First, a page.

Douglas A. Sweeney is distinguished professor of church history and the history of Christian thought, chair of the department, and director of the Jonathan Edwards Center at Trinity Evangelical Divinity School. He has written widely on the history of Christianity, early modern Protestant thought and global evangelical movements. His most recent books include The Essential Jonathan Edwards: An Introduction to the Life and Teaching of America's Greatest Theologian, co-written with Owen Strachan; Edwards the Exegete: Biblical Interpretation and Anglo-Protestant Culture on the Edge of the Enlightenment; and The Suffering and Victorious Christ: Toward a More Compassionate Christology, co-written with Richard J. Mouw.
A Call to Evangelicals in Multiethnic America
Part 4 in a series on evangelicals and racial and ethnic sin
As we move forward together as the body of Christ, let’s bear in mind that our evangelical coalition in America is changing. It’s growing far more colorful than ever before in history. We’ve always been a diverse, international movement of Christians bound together by the gospel.
But “the next evangelicalism,” as Soong-Chan Rah, professor at North Park University, has noted, will include more believers who come from non-white backgrounds. And the changing face of America—and American public life—will help fuel this transformation.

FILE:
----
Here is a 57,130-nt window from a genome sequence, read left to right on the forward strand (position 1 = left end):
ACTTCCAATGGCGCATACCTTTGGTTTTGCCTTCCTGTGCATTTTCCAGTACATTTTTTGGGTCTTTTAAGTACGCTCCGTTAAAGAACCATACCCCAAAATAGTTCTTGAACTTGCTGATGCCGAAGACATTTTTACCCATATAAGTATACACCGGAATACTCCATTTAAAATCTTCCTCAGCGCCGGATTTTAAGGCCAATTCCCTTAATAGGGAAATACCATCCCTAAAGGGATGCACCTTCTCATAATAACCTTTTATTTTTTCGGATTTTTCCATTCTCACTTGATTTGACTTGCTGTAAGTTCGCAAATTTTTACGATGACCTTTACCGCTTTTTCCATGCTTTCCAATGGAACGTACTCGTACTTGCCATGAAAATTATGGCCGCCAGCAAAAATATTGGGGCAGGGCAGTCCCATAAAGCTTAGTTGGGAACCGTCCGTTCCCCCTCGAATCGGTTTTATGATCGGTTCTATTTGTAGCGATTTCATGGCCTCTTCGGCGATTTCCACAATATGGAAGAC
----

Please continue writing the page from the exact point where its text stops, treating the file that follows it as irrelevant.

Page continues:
Only 61 percent of U.S. citizens are white (non-Hispanic white, that is). More than 13 percent are black, and 18 percent are Hispanic. And 8 percent identify with other racial groups.
More than half the babies born in America are born to people of color. And the immigrant population is growing rapidly as well. There are 85 million new immigrants and their families now living in the United States, roughly 27 percent of the entire population. The Census Bureau predicts that, by 2044, white people—or the people called “non-Hispanic whites”—will comprise less than half of the total population.
These shifts could prove a blessing to our movement in the future, at least if we embrace them and adapt ourselves accordingly. In recent U.S. history, immigrants have usually been appreciably more religious than the general population—before they assimilate, that is, to mainstream values—and have added both numbers and vitality to the churches most ready to receive them.
Consider Latinos, for example: 77 percent now identify as Christian, and 19 percent now say they’re evangelical. There are more Hispanic Protestants than Jews in America or Muslims in America, or Episcopalians and Presbyterians combined in America. Hispanics now provide much of our evangelical growth, and evangelical energy.
Asians, though comprising a small fraction of evangelicals, are also growing fast and often punch above their weight in the ring of intellectual and institutional leadership of parachurch ministries—especially multiethnic ones.
Getting in step with the Spirit
We’d do well, as American evangelicals, to make good on these important new realities. We’d be wise to get in step with this movement of the Spirit—which will only grow larger in the decades to come—finding new and better ways to work together for the gospel across racial and ethnic lines.